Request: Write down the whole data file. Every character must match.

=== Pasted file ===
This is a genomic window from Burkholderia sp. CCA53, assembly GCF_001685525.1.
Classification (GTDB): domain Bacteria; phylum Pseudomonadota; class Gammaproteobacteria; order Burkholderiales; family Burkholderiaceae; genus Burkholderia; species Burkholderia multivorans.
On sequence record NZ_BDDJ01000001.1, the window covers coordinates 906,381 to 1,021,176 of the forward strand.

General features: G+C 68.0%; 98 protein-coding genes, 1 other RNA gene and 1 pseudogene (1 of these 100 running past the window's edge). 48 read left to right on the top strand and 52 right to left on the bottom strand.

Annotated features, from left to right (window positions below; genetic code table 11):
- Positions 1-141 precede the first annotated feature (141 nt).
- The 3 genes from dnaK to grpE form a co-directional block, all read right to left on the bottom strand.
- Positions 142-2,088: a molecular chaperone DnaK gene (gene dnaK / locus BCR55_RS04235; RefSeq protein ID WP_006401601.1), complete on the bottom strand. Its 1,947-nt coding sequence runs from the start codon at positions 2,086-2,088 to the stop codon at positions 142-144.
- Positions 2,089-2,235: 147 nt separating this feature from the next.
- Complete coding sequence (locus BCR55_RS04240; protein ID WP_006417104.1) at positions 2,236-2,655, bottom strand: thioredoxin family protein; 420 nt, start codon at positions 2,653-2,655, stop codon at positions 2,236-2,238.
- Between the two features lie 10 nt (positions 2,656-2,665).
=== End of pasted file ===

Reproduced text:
This is a genomic window from Burkholderia sp. CCA53, assembly GCF_001685525.1.
Classification (GTDB): domain Bacteria; phylum Pseudomonadota; class Gammaproteobacteria; order Burkholderiales; family Burkholderiaceae; genus Burkholderia; species Burkholderia multivorans.
On sequence record NZ_BDDJ01000001.1, the window covers coordinates 906,381 to 1,021,176 of the forward strand.

General features: G+C 68.0%; 98 protein-coding genes, 1 other RNA gene and 1 pseudogene (1 of these 100 running past the window's edge). 48 read left to right on the top strand and 52 right to left on the bottom strand.

Annotated features, from left to right (window positions below; genetic code table 11):
- Positions 1-141 precede the first annotated feature (141 nt).
- The 3 genes from dnaK to grpE form a co-directional block, all read right to left on the bottom strand.
- Positions 142-2,088: a molecular chaperone DnaK gene (gene dnaK / locus BCR55_RS04235; RefSeq protein ID WP_006401601.1), complete on the bottom strand. Its 1,947-nt coding sequence runs from the start codon at positions 2,086-2,088 to the stop codon at positions 142-144.
- Positions 2,089-2,235: 147 nt separating this feature from the next.
- Complete coding sequence (locus BCR55_RS04240; protein ID WP_006417104.1) at positions 2,236-2,655, bottom strand: thioredoxin family protein; 420 nt, start codon at positions 2,653-2,655, stop codon at positions 2,236-2,238.
- Between the two features lie 10 nt (positions 2,656-2,665).